It’s an attitude that must continue to improve if Australians want to enjoy quality of life as our population ages.

“I believe that reduced quality of life is the greatest personal consequence towards having a lax attitude towards heart health.

“Those who have a heart-related illness report having poorer quality of life than those who do not. People who suffer from a heart-related illness have an increased risk of having comorbidities which can further reduce their quality of life and mortality rates,” says Mr Garth.

To encourage more Australians to get moving, the Heart Foundation has launched its Personal Walking Plans – a free, six-week walking program tailored to participants current activity levels.

Plans are delivered via weekly emails and texts to encourage Australians to be more active and to promote the benefits of walking beyond fitness and heart health.

“This is a vital component of the Personal Walking Plans because as our survey shows, simply understanding that physical activity is good for the heart does not equate to getting off the couch

“Over this six-week journey with us, participants will learn about some of the lesser-known benefits of regular walking, like unwinding at the end of a stressful day; exploring their neighbourhood; becoming stronger and more flexible, and improving their mood,” says Professor Kelly.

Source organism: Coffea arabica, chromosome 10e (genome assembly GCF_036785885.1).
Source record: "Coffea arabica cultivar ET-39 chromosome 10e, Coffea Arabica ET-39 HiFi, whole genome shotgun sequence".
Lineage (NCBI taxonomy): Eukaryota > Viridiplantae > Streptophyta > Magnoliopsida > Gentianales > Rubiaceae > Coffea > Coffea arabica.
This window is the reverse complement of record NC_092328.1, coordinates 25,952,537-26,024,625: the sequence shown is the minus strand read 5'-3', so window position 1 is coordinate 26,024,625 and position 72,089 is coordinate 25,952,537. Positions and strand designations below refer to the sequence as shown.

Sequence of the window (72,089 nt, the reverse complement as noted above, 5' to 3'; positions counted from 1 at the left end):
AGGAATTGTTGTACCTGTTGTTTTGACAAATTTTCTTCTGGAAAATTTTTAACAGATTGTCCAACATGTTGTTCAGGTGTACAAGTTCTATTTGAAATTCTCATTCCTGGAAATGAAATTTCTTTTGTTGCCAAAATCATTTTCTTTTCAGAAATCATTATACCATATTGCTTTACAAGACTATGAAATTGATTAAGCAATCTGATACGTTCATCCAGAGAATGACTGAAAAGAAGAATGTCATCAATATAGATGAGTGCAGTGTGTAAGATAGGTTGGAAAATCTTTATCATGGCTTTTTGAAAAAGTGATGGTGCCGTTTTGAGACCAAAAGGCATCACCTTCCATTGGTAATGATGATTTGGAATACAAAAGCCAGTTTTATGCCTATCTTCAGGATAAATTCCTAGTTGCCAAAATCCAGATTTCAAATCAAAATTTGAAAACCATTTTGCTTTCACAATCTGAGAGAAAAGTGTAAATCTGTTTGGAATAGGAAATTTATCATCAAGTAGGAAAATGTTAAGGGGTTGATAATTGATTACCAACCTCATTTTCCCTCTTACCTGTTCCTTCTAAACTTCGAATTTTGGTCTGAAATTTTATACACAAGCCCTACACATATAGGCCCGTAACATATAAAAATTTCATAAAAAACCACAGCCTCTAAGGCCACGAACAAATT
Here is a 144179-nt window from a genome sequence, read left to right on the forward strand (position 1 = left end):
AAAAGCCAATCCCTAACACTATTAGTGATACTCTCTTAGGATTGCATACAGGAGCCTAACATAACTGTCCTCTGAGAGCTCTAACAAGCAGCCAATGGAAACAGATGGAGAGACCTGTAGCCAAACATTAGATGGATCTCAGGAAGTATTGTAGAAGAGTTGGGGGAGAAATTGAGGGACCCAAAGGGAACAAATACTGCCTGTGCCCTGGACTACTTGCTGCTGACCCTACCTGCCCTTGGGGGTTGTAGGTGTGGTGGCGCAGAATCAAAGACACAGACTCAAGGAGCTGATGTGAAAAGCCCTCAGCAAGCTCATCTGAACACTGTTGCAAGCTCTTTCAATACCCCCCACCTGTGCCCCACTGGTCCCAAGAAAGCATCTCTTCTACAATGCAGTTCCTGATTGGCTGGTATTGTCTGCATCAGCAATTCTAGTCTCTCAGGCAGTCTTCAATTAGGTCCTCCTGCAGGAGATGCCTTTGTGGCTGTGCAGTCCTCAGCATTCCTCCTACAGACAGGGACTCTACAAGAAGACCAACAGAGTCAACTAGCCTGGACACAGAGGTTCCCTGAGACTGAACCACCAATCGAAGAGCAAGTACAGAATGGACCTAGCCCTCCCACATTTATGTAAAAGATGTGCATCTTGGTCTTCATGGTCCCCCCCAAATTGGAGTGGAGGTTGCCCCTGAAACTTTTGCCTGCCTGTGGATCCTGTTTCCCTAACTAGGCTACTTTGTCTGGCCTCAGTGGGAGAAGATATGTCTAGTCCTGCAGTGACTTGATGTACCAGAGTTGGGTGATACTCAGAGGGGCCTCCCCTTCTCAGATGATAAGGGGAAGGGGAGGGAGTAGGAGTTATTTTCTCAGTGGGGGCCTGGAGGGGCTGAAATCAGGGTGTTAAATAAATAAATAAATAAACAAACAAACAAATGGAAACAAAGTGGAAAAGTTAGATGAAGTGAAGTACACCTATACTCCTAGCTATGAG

Walking also has other incredible health benefits, adds Professor Kelly.

“Walking for an average of 30 minutes a day can reduce your risk of not only heart disease but also stroke, diabetes, dementia and some cancers. It can also help maintain healthy blood pressure, cholesterol and weight.

“That’s why we often call walking a ‘wonder drug’. If it were a medicine, we would all be taking it daily for longer, healthier, happier lives.

“By highlighting the unique and holistic benefits of walking, we are confident of recruiting an enthusiastic new generation to our Heart Foundation Walking family, while also continuing our mission to save Australian lives from heart disease.”

Risk factors for heart-related illness

Heart disease is largely preventable, and we can modify many of the risk factors (including smoking, unhealthy diet, inactivity, overweight and obesity and alcohol) ourselves, explains Mr Garth. So, what are the risk factors, and what can we do to help positively manage these?

Smoking

Chemicals in cigarettes have been shown to increase inflammation of the blood vessels, leading to and increasing the likelihood of heart-related illness. Smoking can also increase the likelihood of plaque formation in blood vessels, leading to narrowing and stiffening.

Luckily, in Australia, we have many positive programs which can assist people who smoke to quit. Research shows within a year of quitting, the risk of developing a heart-related illness drops dramatically!

Unhealthy diet